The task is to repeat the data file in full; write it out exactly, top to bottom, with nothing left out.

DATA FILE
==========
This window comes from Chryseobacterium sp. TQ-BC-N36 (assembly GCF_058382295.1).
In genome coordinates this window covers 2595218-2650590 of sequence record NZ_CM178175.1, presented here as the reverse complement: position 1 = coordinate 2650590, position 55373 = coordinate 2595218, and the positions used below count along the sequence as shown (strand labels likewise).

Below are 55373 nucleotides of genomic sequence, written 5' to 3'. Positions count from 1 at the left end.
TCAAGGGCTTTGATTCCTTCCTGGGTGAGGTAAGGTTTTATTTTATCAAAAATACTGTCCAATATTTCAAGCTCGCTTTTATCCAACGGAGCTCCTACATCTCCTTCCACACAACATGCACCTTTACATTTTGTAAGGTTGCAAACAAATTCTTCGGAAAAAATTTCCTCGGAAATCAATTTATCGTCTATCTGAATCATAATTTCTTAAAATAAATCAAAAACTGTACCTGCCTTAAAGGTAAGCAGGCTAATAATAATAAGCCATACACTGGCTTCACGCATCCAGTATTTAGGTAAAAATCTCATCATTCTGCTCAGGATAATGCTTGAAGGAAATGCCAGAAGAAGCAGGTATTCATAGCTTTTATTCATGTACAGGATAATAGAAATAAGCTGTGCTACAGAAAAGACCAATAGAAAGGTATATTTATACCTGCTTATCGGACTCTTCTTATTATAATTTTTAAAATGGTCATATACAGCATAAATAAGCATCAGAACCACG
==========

This window comes from Chryseobacterium sp. TQ-BC-N36 (assembly GCF_058382295.1).
In genome coordinates this window covers 2595218-2650590 of sequence record NZ_CM178175.1, presented here as the reverse complement: position 1 = coordinate 2650590, position 55373 = coordinate 2595218, and the positions used below count along the sequence as shown (strand labels likewise).

Below are 55373 nucleotides of genomic sequence, written 5' to 3'. Positions count from 1 at the left end.
TCAAGGGCTTTGATTCCTTCCTGGGTGAGGTAAGGTTTTATTTTATCAAAAATACTGTCCAATATTTCAAGCTCGCTTTTATCCAACGGAGCTCCTACATCTCCTTCCACACAACATGCACCTTTACATTTTGTAAGGTTGCAAACAAATTCTTCGGAAAAAATTTCCTCGGAAATCAATTTATCGTCTATCTGAATCATAATTTCTTAAAATAAATCAAAAACTGTACCTGCCTTAAAGGTAAGCAGGCTAATAATAATAAGCCATACACTGGCTTCACGCATCCAGTATTTAGGTAAAAATCTCATCATTCTGCTCAGGATAATGCTTGAAGGAAATGCCAGAAGAAGCAGGTATTCATAGCTTTTATTCATGTACAGGATAATAGAAATAAGCTGTGCTACAGAAAAGACCAATAGAAAGGTATATTTATACCTGCTTATCGGACTCTTCTTATTATAATTTTTAAAATGGTCATATACAGCATAAATAAGCATCAGAACCACG